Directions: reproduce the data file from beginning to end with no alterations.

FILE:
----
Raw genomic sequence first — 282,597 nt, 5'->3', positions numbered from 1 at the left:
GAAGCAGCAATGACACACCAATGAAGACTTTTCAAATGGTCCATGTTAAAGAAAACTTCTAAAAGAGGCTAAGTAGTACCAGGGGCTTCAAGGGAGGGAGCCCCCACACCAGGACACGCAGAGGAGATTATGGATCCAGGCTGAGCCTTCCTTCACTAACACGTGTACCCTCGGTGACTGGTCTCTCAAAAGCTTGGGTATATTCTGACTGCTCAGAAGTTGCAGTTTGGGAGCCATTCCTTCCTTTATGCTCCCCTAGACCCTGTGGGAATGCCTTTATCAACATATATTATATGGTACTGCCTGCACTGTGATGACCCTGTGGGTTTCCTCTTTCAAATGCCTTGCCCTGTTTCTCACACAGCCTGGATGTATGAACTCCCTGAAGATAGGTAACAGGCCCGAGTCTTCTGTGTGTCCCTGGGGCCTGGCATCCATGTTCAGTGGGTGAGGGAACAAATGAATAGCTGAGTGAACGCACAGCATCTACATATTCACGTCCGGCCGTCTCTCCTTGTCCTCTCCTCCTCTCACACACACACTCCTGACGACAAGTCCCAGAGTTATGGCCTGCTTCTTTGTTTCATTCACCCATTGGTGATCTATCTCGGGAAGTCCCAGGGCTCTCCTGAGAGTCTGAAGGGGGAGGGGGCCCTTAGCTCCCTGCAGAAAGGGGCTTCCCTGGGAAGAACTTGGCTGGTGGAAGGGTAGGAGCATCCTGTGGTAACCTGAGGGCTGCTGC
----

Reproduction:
Raw genomic sequence first — 282,597 nt, 5'->3', positions numbered from 1 at the left:
GAAGCAGCAATGACACACCAATGAAGACTTTTCAAATGGTCCATGTTAAAGAAAACTTCTAAAAGAGGCTAAGTAGTACCAGGGGCTTCAAGGGAGGGAGCCCCCACACCAGGACACGCAGAGGAGATTATGGATCCAGGCTGAGCCTTCCTTCACTAACACGTGTACCCTCGGTGACTGGTCTCTCAAAAGCTTGGGTATATTCTGACTGCTCAGAAGTTGCAGTTTGGGAGCCATTCCTTCCTTTATGCTCCCCTAGACCCTGTGGGAATGCCTTTATCAACATATATTATATGGTACTGCCTGCACTGTGATGACCCTGTGGGTTTCCTCTTTCAAATGCCTTGCCCTGTTTCTCACACAGCCTGGATGTATGAACTCCCTGAAGATAGGTAACAGGCCCGAGTCTTCTGTGTGTCCCTGGGGCCTGGCATCCATGTTCAGTGGGTGAGGGAACAAATGAATAGCTGAGTGAACGCACAGCATCTACATATTCACGTCCGGCCGTCTCTCCTTGTCCTCTCCTCCTCTCACACACACACTCCTGACGACAAGTCCCAGAGTTATGGCCTGCTTCTTTGTTTCATTCACCCATTGGTGATCTATCTCGGGAAGTCCCAGGGCTCTCCTGAGAGTCTGAAGGGGGAGGGGGCCCTTAGCTCCCTGCAGAAAGGGGCTTCCCTGGGAAGAACTTGGCTGGTGGAAGGGTAGGAGCATCCTGTGGTAACCTGAGGGCTGCTGC